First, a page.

Can a Feminist Academic Lean In?
I read Sheryl Sandberg’s Lean In on an airplane headed to Salt Lake City. I was on my honeymoon, five days after my wedding, still grappling with my exceedingly heteronormative existence and embarrassed to even say the word “honeymoon.” I like to think of myself as a political queer, hyper aware of the damaging norms of gender and sexual identity. I’m a women’s studies teacher, for heaven’s sake. I did not expect to be taught anything in this modern-woman’s watered down assessment of broken feminism. But something about my newly married state had me thinking about work and family life in a different way. I was intrigued by enthusiastic recommendations of the book from friends who work outside of academia. When I finally let myself investigate this book, instead of neatly categorizing and dismissing Sandberg’s argument, I was enthralled, nodding my head with her in agreement and making mental notes of all the people I would recommend this book to as soon as I left the plane – which basically amounted to EVERY female friend I have in academia.
Sheryl Sandberg, the Chief Operating Officer for Facebook, argues that the feminist movement, which she defines as a movement for women’s social, political, and economic equality, is stalled. Her argument is that the stall is as much the fault of women’s personal and internal choices about their lives as it is the fault of institutional sexism. Sandberg describes these two as going hand in hand – an issue that feminists have long described in the language of “internalized sexism” where women both downplay and sabotage their own ability/talent/work and the ability/talent/work of other women.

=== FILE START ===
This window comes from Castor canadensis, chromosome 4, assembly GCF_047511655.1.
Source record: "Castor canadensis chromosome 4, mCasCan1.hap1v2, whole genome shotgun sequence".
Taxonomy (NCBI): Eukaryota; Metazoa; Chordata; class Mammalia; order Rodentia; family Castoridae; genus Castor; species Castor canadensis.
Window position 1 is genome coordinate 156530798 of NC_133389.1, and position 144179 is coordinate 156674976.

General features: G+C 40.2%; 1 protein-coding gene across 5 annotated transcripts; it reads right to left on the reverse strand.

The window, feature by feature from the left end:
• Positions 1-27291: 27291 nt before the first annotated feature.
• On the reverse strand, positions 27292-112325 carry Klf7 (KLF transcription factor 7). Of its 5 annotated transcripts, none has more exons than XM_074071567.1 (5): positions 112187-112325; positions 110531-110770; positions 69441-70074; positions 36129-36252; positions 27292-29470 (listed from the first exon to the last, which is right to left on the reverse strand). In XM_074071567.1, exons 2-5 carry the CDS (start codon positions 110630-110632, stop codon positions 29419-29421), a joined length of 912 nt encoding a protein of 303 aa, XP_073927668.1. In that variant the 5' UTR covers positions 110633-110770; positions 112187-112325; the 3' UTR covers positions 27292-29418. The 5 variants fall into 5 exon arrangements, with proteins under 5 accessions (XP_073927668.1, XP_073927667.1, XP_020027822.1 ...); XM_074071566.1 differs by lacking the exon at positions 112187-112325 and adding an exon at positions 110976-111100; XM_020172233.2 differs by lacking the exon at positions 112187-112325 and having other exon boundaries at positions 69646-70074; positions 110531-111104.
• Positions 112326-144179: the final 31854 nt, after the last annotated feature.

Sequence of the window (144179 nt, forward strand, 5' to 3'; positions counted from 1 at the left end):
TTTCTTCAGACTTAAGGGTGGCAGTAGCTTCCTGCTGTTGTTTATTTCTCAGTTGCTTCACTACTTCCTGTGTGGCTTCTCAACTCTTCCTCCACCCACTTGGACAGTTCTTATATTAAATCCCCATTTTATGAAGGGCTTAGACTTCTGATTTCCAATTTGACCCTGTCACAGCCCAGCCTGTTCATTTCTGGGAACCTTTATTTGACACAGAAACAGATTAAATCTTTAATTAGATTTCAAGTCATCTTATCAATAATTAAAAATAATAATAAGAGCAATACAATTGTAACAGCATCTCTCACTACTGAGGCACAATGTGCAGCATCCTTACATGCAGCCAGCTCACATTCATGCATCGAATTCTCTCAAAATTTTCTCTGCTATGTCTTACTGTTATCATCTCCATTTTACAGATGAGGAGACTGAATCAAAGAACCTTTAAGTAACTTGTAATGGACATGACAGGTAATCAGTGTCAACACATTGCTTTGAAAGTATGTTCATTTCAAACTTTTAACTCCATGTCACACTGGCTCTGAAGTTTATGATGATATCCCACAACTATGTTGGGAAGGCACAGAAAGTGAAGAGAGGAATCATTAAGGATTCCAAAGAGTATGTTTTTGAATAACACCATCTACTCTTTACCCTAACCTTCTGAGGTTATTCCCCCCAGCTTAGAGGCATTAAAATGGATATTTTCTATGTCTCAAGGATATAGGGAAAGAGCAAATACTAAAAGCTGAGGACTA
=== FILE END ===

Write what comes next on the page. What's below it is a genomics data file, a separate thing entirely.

Sandberg covers a number of topics that I had heard of before and even discussed with my colleagues, but I had never before been able to see myself having the issues she discusses. I thought, “yes the imposter syndrome does exist, but I feel like an imposter because I really AM one.” Only reading about the experiences of so many other women and of Sandberg herself helped solidify for me that my personal feeling of inadequacy is PART OF A SYSTEMIC REALITY for most women. She covers other topics like the inability to negotiate a fair salary or ask for fair treatment for fear of losing the job (which you should be so thankful to have). She describes women basically torturing themselves with unattainable expectations, especially those who are parents, arguing that many women continue to uphold traditional gender roles by insisting on being the primary parent, doing housework a certain way, etc. (in my case this is refusing to ever let dishes sit in the sink unwashed).
Sandberg cites research about success of women in the classroom and in collaborative work environments, describing how women and girls wait to be called on and follow rules more often (which is why they succeed in school! Those behaviors are encouraged!) but do not speak out of turn or speak up for their ideas. They wait to be invited to the conversation. But they are also more often interrupted or shushed when they do speak – even women in senior positions.